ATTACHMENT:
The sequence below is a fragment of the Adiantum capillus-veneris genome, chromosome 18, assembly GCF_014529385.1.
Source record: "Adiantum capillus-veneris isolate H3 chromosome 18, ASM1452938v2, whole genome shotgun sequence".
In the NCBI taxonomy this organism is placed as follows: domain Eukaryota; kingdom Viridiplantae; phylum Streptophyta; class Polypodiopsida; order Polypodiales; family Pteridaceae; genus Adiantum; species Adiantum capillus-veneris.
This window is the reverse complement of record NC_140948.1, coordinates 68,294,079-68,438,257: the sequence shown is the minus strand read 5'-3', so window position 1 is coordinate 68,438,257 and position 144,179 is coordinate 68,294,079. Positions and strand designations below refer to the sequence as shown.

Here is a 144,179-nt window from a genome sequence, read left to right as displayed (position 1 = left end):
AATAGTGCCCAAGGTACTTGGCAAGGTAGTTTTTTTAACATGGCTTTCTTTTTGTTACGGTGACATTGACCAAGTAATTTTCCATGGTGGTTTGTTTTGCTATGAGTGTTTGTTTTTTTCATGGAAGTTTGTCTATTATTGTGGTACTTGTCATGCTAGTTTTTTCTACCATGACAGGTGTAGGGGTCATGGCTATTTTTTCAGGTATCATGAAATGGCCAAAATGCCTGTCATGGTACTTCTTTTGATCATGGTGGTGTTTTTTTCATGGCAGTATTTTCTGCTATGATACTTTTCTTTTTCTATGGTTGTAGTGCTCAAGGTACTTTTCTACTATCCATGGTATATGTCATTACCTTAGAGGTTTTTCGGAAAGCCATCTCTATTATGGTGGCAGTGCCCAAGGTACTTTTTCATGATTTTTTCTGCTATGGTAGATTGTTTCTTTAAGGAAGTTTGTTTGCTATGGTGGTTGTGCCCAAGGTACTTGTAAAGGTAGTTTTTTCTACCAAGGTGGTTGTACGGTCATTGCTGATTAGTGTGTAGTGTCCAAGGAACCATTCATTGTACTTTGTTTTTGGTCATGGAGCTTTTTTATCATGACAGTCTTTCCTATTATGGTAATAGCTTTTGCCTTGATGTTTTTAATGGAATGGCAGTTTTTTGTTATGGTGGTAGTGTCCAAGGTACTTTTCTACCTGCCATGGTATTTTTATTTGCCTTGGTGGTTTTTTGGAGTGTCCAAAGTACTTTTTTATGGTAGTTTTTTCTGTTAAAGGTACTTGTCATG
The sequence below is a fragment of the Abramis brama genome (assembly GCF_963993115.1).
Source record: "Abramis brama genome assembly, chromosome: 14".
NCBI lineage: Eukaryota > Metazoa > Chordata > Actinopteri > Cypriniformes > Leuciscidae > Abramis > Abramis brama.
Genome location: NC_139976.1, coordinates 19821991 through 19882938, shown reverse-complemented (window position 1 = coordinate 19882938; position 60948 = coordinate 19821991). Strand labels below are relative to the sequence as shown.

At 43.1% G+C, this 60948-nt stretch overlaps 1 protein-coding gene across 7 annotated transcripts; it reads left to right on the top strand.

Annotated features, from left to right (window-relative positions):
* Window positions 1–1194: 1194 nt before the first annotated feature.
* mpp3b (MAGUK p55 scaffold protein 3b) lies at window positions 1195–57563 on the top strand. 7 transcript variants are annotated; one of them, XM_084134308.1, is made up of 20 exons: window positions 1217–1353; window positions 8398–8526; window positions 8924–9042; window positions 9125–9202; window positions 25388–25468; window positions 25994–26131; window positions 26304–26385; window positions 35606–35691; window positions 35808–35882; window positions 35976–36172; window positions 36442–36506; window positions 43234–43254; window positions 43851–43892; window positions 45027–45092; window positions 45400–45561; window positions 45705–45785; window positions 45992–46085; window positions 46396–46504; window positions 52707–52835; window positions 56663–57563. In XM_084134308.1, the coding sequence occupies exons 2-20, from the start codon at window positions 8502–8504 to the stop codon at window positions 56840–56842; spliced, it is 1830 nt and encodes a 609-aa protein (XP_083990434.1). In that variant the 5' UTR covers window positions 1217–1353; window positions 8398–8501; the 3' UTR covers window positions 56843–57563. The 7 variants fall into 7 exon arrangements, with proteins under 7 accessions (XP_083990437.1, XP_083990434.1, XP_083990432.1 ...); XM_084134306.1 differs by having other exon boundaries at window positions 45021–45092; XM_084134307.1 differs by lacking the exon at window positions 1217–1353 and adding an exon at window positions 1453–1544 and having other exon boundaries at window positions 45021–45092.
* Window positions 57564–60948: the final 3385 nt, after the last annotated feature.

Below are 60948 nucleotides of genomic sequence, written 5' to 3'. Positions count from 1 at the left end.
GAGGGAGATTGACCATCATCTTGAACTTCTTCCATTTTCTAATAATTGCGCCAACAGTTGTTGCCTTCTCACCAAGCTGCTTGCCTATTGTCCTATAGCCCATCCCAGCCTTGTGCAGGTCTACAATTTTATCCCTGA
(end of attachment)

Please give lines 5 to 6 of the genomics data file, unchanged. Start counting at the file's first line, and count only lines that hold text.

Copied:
Here is a 144,179-nt window from a genome sequence, read left to right as displayed (position 1 = left end):
AATAGTGCCCAAGGTACTTGGCAAGGTAGTTTTTTTAACATGGCTTTCTTTTTGTTACGGTGACATTGACCAAGTAATTTTCCATGGTGGTTTGTTTTGCTATGAGTGTTTGTTTTTTTCATGGAAGTTTGTCTATTATTGTGGTACTTGTCATGCTAGTTTTTTCTACCATGACAGGTGTAGGGGTCATGGCTATTTTTTCAGGTATCATGAAATGGCCAAAATGCCTGTCATGGTACTTCTTTTGATCATGGTGGTGTTTTTTTCATGGCAGTATTTTCTGCTATGATACTTTTCTTTTTCTATGGTTGTAGTGCTCAAGGTACTTTTCTACTATCCATGGTATATGTCATTACCTTAGAGGTTTTTCGGAAAGCCATCTCTATTATGGTGGCAGTGCCCAAGGTACTTTTTCATGATTTTTTCTGCTATGGTAGATTGTTTCTTTAAGGAAGTTTGTTTGCTATGGTGGTTGTGCCCAAGGTACTTGTAAAGGTAGTTTTTTCTACCAAGGTGGTTGTACGGTCATTGCTGATTAGTGTGTAGTGTCCAAGGAACCATTCATTGTACTTTGTTTTTGGTCATGGAGCTTTTTTATCATGACAGTCTTTCCTATTATGGTAATAGCTTTTGCCTTGATGTTTTTAATGGAATGGCAGTTTTTTGTTATGGTGGTAGTGTCCAAGGTACTTTTCTACCTGCCATGGTATTTTTATTTGCCTTGGTGGTTTTTTGGAGTGTCCAAAGTACTTTTTTATGGTAGTTTTTTCTGTTAAAGGTACTTGTCATG